The parties cite four Revenue Rulings-58-301, 74-252, 75-44, and 2004-110 — as relevant to this case. The courts in North Dakota and Pittsburgh relied on three of these rulings — 58-301, 74-252, and 75-44. Although Ruling 2004-110 generally supports the government's position, plaintiffs contend that it was promulgated in anticipation of litigation.
Plaintiffs note that Ruling 2004-110 specifically states that it would not apply to payments made by an employer prior to January 12, 2005. Plaintiffs' observation is well-taken; even if the Court were persuaded by this Ruling, a large portion of plaintiffs' payments would remain unaffected because the ESP payments predate its applicability. (Rev. Rul. 2004-110, 2004-50 I.R.B. 960, 962).
In Revenue Ruling 58-301, the IRS determined that FICA taxes were not owed on a lump-sum payment received by an employee as consideration for the early termination of his five-year employment contract. 1958-1 C.B. 23, 1958 WL 10630. The IRS further determined that the employee received the lump-sum payment in exchange for the relinquishment of his contractual rights (i.e., to be employed for the full five years) and therefore not subject to FICA taxation. Id.
In contrast, however, the IRS concluded in Revenue Ruling 74-252, that payments made to an employee to unilaterally terminate his three-year employment contract were taxable as FICA wages because the contract gave the employer the right to terminate the contract at any time, so long as the employer paid the employee an additional six-month salary, which it did. 1974-1 C.B. 287, 1974 WL 34867. The Ruling distinguished 58-301 by noting that, in 74-252, the employee received payment pursuant to an already-present employment contract. Id.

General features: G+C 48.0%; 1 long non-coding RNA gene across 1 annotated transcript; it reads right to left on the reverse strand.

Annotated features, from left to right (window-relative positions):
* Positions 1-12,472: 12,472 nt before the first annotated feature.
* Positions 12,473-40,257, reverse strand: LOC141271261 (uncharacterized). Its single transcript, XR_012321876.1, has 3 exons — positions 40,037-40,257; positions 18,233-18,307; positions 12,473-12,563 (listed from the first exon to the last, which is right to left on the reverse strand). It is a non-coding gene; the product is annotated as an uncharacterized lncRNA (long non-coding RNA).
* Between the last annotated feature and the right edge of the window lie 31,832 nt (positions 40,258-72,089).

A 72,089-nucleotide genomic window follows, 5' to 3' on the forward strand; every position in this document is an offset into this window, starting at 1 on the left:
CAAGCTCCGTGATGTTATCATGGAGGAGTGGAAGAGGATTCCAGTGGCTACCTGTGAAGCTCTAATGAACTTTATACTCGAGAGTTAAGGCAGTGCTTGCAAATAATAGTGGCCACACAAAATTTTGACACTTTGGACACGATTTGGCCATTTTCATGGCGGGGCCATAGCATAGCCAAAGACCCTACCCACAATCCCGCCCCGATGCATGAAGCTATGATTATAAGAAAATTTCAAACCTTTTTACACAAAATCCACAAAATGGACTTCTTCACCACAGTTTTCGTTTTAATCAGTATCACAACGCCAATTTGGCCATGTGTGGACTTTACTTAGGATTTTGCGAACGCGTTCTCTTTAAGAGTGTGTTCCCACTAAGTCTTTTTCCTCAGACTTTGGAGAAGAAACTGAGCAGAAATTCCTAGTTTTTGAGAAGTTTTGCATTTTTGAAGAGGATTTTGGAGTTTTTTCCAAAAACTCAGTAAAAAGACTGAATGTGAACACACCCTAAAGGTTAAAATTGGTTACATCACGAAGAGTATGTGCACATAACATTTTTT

In the instant case, I would hold that the ESP payments are most like the payments in Ruling 58-301, as they did not arise from the employment contract. Indeed, the ESP payments are ultimately distinguishable from either Ruling, as they were made in exchange for an entirely separate statutory right.
Finally, in the case that the majority finds most persuasive, Revenue Ruling 75-44 held that a lump-sum payment given to a railroad employee to buy-out his seniority rights earned pursuant to a general employment contract was taxable under the Railroad Retirement Tax Act (FICA's counterpart for railroad employees). 1975 C.B. 15, 1975 WL 34658. After noting that the employee was only an at-will employee, but received higher pay as a result of his seniority rights, the IRS concluded that this remuneration compensated the employee exclusively for past services earned. Id. However, Ruling 75-44 is distinguishable from the present case because plaintiffs' rights in this case arise not from their employment contract, but rather from state law. Indeed, because of the rights bestowed by Mich. Comp. Laws § 38.101, plaintiffs possessed an alternative source of consideration, and, accordingly, the school districts had an alternative basis for providing ESP payments.
For the foregoing reasons, with the exception of William Rase, I would hold that the ESP payments to the Michigan teachers do not constitute "wages" for purposes of FICA. Accordingly, I would affirm the grant of summary judgment in favor of plaintiffs in Klender and reverse the grant of summary judgment in favor of the United States in Appoloni.